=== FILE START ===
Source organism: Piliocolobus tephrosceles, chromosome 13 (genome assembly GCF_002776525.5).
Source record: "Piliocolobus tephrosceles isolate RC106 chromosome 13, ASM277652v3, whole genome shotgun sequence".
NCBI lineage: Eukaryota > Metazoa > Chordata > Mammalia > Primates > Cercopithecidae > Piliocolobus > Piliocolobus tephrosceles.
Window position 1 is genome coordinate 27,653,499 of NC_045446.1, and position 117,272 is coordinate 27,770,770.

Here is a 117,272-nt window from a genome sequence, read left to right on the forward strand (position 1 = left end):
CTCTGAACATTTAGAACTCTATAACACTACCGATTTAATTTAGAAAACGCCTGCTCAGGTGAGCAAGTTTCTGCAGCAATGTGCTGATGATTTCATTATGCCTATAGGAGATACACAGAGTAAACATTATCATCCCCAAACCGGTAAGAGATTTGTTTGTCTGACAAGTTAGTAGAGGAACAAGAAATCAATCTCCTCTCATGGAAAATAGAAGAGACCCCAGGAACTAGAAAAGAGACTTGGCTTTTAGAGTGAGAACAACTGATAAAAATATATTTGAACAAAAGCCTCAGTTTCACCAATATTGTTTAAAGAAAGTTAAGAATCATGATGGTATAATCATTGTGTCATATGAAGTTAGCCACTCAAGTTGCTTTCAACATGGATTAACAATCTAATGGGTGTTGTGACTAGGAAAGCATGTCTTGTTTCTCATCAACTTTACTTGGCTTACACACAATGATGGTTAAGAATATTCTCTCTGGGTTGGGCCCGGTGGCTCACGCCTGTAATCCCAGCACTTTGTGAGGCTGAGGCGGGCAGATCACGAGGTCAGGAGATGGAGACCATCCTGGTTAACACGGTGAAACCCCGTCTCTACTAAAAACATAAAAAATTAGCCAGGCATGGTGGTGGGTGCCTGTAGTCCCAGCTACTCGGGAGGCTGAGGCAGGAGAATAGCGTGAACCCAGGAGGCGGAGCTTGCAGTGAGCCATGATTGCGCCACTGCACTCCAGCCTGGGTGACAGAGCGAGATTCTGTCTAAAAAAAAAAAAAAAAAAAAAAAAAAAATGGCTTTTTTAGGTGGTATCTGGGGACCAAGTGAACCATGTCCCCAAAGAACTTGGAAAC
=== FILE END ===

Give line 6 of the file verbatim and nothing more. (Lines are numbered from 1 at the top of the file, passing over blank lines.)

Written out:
CTCTGAACATTTAGAACTCTATAACACTACCGATTTAATTTAGAAAACGCCTGCTCAGGTGAGCAAGTTTCTGCAGCAATGTGCTGATGATTTCATTATGCCTATAGGAGATACACAGAGTAAACATTATCATCCCCAAACCGGTAAGAGATTTGTTTGTCTGACAAGTTAGTAGAGGAACAAGAAATCAATCTCCTCTCATGGAAAATAGAAGAGACCCCAGGAACTAGAAAAGAGACTTGGCTTTTAGAGTGAGAACAACTGATAAAAATATATTTGAACAAAAGCCTCAGTTTCACCAATATTGTTTAAAGAAAGTTAAGAATCATGATGGTATAATCATTGTGTCATATGAAGTTAGCCACTCAAGTTGCTTTCAACATGGATTAACAATCTAATGGGTGTTGTGACTAGGAAAGCATGTCTTGTTTCTCATCAACTTTACTTGGCTTACACACAATGATGGTTAAGAATATTCTCTCTGGGTTGGGCCCGGTGGCTCACGCCTGTAATCCCAGCACTTTGTGAGGCTGAGGCGGGCAGATCACGAGGTCAGGAGATGGAGACCATCCTGGTTAACACGGTGAAACCCCGTCTCTACTAAAAACATAAAAAATTAGCCAGGCATGGTGGTGGGTGCCTGTAGTCCCAGCTACTCGGGAGGCTGAGGCAGGAGAATAGCGTGAACCCAGGAGGCGGAGCTTGCAGTGAGCCATGATTGCGCCACTGCACTCCAGCCTGGGTGACAGAGCGAGATTCTGTCTAAAAAAAAAAAAAAAAAAAAAAAAAAAATGGCTTTTTTAGGTGGTATCTGGGGACCAAGTGAACCATGTCCCCAAAGAACTTGGAAAC